The 3D hardware acceleration project had a huge scope of work. The plan drafted by the student was extremely ambitious (and showed a lot of promise). Things started to go wrong when we made it through the first review period and the only work was about two dozen (complex) commits towards the linux compatibility libraries. (most of which were stock linux headers)

I passed the student with the warning that more time and work was needed around getting the DRM libraries compiling to keep up with the project plan. The second review period came and 100% of the work was still on these compatibility libraries (and only a handful of additional commits were made towards these headers. The student had a lot of questions around basic C types and macros as can be seen from the mailing lists)

The chances of any level of success (including getting a basic DRM port before the end of GSOC) seemed low. With this, I decided to fail the student after speaking with other mentors.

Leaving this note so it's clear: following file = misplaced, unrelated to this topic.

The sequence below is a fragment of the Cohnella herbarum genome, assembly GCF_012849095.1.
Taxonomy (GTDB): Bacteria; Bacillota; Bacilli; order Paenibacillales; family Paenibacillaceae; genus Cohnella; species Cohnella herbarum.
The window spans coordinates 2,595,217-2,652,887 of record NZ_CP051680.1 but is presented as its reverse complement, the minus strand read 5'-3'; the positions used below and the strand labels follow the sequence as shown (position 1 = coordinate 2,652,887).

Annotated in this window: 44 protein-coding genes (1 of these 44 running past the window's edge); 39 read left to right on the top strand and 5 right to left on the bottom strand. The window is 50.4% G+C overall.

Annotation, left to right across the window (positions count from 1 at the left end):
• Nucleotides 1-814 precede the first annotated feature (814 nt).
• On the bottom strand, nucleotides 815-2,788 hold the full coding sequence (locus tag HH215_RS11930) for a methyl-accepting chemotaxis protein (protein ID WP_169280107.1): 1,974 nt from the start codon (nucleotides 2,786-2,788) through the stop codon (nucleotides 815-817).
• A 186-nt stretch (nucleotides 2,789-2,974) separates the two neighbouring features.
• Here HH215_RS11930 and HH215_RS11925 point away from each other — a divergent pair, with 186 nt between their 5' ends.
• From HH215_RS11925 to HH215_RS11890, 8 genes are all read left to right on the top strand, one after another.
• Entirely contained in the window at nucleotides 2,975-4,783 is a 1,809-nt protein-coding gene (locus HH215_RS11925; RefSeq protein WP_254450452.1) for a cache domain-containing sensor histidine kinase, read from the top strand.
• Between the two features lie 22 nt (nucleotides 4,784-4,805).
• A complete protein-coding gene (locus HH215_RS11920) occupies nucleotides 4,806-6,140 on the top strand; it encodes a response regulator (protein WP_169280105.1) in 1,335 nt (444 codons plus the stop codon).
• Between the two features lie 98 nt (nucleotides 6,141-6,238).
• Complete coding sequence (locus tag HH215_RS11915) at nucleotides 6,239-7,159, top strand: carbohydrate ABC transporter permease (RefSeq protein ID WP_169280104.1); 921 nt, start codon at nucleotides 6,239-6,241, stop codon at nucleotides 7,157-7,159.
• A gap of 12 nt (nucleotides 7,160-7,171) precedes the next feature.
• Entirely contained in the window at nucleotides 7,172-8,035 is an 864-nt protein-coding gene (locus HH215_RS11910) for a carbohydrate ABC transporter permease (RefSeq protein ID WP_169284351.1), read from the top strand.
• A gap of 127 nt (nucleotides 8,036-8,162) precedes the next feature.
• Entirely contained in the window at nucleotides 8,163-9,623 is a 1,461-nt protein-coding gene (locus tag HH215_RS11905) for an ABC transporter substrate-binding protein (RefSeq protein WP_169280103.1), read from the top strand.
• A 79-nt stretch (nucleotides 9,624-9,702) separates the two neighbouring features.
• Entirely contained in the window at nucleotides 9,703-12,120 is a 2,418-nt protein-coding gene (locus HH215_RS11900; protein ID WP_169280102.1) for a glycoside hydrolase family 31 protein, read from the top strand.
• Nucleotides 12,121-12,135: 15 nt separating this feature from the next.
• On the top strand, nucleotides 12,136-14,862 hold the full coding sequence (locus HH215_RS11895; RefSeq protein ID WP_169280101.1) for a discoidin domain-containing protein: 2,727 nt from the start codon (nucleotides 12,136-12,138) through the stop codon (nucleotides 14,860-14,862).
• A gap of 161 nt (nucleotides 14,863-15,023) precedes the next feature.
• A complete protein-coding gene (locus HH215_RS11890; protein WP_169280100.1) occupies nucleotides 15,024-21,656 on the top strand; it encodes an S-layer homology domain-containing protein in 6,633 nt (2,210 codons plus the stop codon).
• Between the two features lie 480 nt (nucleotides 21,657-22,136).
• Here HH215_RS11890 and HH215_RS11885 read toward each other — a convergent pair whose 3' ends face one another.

Vivek was a pleasure to work with, and i’m saddened the project ended this way. I’ve grabbed a copy of Vivek’s code in-case it might be of some use to us going forward.

since we’ve got upstream mesa support, wouldn’t the last thing be a generic interface for their drivers?

then you say maybe all this headers what vivek made can help eventually for the implementation or just was a loose of time? i hope no …

Most of the work he did was copying files from Linux and FreeBSD and trying to get them to compile. Wether it is a waste of time depends on how the next attempt at doing this goes.